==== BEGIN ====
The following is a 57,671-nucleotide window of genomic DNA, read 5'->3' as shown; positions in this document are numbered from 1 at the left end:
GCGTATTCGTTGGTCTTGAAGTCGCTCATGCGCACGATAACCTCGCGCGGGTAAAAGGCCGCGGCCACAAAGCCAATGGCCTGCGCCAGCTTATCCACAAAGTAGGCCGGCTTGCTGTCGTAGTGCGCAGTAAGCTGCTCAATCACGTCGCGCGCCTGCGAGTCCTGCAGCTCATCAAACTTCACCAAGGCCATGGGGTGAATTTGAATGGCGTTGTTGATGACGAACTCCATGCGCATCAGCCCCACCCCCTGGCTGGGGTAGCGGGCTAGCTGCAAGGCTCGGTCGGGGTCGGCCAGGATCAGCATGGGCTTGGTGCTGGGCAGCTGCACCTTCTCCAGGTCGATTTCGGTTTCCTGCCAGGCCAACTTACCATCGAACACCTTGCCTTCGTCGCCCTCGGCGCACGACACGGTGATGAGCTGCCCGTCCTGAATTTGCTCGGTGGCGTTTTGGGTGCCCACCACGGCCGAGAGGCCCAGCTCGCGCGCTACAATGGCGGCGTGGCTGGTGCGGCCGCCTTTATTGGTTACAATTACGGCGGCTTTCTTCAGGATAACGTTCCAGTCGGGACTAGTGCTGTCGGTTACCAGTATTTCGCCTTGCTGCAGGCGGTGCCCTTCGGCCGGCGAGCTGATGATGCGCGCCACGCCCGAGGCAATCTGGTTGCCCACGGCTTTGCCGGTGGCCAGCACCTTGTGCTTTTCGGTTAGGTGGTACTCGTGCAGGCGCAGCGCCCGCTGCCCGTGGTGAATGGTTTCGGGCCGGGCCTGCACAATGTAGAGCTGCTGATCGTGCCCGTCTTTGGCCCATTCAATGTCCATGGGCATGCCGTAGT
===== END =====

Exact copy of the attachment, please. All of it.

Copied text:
The following is a 57,671-nucleotide window of genomic DNA, read 5'->3' as shown; positions in this document are numbered from 1 at the left end:
GCGTATTCGTTGGTCTTGAAGTCGCTCATGCGCACGATAACCTCGCGCGGGTAAAAGGCCGCGGCCACAAAGCCAATGGCCTGCGCCAGCTTATCCACAAAGTAGGCCGGCTTGCTGTCGTAGTGCGCAGTAAGCTGCTCAATCACGTCGCGCGCCTGCGAGTCCTGCAGCTCATCAAACTTCACCAAGGCCATGGGGTGAATTTGAATGGCGTTGTTGATGACGAACTCCATGCGCATCAGCCCCACCCCCTGGCTGGGGTAGCGGGCTAGCTGCAAGGCTCGGTCGGGGTCGGCCAGGATCAGCATGGGCTTGGTGCTGGGCAGCTGCACCTTCTCCAGGTCGATTTCGGTTTCCTGCCAGGCCAACTTACCATCGAACACCTTGCCTTCGTCGCCCTCGGCGCACGACACGGTGATGAGCTGCCCGTCCTGAATTTGCTCGGTGGCGTTTTGGGTGCCCACCACGGCCGAGAGGCCCAGCTCGCGCGCTACAATGGCGGCGTGGCTGGTGCGGCCGCCTTTATTGGTTACAATTACGGCGGCTTTCTTCAGGATAACGTTCCAGTCGGGACTAGTGCTGTCGGTTACCAGTATTTCGCCTTGCTGCAGGCGGTGCCCTTCGGCCGGCGAGCTGATGATGCGCGCCACGCCCGAGGCAATCTGGTTGCCCACGGCTTTGCCGGTGGCCAGCACCTTGTGCTTTTCGGTTAGGTGGTACTCGTGCAGGCGCAGCGCCCGCTGCCCGTGGTGAATGGTTTCGGGCCGGGCCTGCACAATGTAGAGCTGCTGATCGTGCCCGTCTTTGGCCCATTCAATGTCCATGGGCATGCCGTAGT